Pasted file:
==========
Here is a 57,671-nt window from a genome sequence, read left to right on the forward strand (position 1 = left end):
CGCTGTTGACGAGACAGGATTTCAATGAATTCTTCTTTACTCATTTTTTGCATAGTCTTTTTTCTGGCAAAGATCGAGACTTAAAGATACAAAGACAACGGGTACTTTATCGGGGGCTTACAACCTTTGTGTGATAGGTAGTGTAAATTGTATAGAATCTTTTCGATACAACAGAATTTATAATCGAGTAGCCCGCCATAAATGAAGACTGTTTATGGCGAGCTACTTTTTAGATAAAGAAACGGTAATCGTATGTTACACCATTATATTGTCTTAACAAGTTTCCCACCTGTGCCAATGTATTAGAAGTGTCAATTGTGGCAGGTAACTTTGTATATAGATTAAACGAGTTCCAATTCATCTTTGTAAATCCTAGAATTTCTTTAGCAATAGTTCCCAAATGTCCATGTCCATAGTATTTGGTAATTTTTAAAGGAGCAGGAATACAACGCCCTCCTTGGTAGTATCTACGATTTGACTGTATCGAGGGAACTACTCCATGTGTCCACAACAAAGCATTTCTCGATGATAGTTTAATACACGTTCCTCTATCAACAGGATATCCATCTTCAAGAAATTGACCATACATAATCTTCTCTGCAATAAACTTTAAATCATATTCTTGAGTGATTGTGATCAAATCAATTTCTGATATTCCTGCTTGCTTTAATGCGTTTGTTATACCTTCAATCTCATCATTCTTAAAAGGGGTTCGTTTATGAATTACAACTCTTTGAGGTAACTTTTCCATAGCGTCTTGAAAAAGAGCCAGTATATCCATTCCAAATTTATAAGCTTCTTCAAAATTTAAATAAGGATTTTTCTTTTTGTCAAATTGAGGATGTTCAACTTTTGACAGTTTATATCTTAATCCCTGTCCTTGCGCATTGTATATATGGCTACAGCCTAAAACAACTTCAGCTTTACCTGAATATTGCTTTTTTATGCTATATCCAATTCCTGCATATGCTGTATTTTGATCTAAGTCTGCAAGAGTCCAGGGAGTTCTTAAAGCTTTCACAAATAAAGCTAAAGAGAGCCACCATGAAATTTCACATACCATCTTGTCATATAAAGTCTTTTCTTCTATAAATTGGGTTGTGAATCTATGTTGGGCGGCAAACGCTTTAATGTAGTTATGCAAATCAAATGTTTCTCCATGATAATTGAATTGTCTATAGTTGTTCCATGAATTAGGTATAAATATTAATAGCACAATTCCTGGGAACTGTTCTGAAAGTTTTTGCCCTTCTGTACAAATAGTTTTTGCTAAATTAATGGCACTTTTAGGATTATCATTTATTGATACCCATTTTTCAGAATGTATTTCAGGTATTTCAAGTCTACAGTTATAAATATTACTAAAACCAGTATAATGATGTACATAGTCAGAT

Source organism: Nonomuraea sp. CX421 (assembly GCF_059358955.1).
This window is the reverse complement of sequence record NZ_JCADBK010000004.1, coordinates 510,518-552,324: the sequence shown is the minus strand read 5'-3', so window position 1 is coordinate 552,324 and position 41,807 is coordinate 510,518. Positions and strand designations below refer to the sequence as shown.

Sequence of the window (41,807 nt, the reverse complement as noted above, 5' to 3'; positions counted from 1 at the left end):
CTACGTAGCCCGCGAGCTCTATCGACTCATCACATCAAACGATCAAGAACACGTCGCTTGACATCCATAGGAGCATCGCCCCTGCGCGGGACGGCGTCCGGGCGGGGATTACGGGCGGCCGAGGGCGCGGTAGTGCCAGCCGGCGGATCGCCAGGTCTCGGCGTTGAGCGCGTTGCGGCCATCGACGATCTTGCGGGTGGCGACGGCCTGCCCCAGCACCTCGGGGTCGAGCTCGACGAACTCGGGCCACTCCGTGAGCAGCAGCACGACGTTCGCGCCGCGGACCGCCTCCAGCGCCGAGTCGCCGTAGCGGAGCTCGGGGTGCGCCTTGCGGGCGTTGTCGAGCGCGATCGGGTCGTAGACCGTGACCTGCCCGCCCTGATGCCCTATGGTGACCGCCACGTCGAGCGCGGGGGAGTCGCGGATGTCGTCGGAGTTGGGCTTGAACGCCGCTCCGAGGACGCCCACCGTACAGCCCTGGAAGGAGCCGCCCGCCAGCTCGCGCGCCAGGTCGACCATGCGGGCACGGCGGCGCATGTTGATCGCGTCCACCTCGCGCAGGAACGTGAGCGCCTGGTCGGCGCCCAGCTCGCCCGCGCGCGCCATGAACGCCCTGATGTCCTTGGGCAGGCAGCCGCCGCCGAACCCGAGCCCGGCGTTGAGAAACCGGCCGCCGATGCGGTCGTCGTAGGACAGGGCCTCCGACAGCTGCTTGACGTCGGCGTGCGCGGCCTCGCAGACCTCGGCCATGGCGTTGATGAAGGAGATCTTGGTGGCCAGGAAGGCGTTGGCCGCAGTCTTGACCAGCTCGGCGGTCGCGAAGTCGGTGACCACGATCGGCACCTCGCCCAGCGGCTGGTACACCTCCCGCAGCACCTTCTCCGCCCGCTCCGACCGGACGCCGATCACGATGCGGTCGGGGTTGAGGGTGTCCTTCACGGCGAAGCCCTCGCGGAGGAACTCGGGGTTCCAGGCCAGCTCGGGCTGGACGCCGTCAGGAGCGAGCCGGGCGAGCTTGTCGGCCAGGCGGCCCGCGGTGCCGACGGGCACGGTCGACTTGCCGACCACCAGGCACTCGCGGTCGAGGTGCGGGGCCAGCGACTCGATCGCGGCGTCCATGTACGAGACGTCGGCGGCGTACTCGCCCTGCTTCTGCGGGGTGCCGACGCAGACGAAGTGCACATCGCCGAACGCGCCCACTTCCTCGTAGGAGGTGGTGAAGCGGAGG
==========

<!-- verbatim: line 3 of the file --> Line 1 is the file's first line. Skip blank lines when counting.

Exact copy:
Source organism: Nonomuraea sp. CX421 (assembly GCF_059358955.1).